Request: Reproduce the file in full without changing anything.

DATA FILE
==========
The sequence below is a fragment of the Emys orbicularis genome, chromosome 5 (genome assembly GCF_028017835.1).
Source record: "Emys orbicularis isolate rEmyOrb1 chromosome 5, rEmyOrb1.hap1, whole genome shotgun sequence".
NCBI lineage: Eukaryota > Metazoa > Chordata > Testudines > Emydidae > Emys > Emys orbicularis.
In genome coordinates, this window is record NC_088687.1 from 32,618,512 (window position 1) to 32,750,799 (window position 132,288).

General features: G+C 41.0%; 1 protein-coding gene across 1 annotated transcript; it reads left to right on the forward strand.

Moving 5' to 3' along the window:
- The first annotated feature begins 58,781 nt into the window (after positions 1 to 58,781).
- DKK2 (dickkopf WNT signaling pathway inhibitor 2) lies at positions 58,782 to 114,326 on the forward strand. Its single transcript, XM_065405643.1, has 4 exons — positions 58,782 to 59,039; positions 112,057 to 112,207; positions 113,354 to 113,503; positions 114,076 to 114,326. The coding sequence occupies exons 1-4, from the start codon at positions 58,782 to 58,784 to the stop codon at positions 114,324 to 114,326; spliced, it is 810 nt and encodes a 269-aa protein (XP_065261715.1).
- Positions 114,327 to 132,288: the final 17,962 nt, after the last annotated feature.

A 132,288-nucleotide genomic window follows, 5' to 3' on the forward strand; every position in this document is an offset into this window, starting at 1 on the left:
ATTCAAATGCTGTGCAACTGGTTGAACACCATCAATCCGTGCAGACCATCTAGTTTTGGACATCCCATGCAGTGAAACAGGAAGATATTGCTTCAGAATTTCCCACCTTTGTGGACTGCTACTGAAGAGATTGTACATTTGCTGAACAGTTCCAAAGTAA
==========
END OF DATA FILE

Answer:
The sequence below is a fragment of the Emys orbicularis genome, chromosome 5 (genome assembly GCF_028017835.1).
Source record: "Emys orbicularis isolate rEmyOrb1 chromosome 5, rEmyOrb1.hap1, whole genome shotgun sequence".
NCBI lineage: Eukaryota > Metazoa > Chordata > Testudines > Emydidae > Emys > Emys orbicularis.
In genome coordinates, this window is record NC_088687.1 from 32,618,512 (window position 1) to 32,750,799 (window position 132,288).

General features: G+C 41.0%; 1 protein-coding gene across 1 annotated transcript; it reads left to right on the forward strand.

Moving 5' to 3' along the window:
- The first annotated feature begins 58,781 nt into the window (after positions 1 to 58,781).
- DKK2 (dickkopf WNT signaling pathway inhibitor 2) lies at positions 58,782 to 114,326 on the forward strand. Its single transcript, XM_065405643.1, has 4 exons — positions 58,782 to 59,039; positions 112,057 to 112,207; positions 113,354 to 113,503; positions 114,076 to 114,326. The coding sequence occupies exons 1-4, from the start codon at positions 58,782 to 58,784 to the stop codon at positions 114,324 to 114,326; spliced, it is 810 nt and encodes a 269-aa protein (XP_065261715.1).
- Positions 114,327 to 132,288: the final 17,962 nt, after the last annotated feature.

A 132,288-nucleotide genomic window follows, 5' to 3' on the forward strand; every position in this document is an offset into this window, starting at 1 on the left:
ATTCAAATGCTGTGCAACTGGTTGAACACCATCAATCCGTGCAGACCATCTAGTTTTGGACATCCCATGCAGTGAAACAGGAAGATATTGCTTCAGAATTTCCCACCTTTGTGGACTGCTACTGAAGAGATTGTACATTTGCTGAACAGTTCCAAAGTAA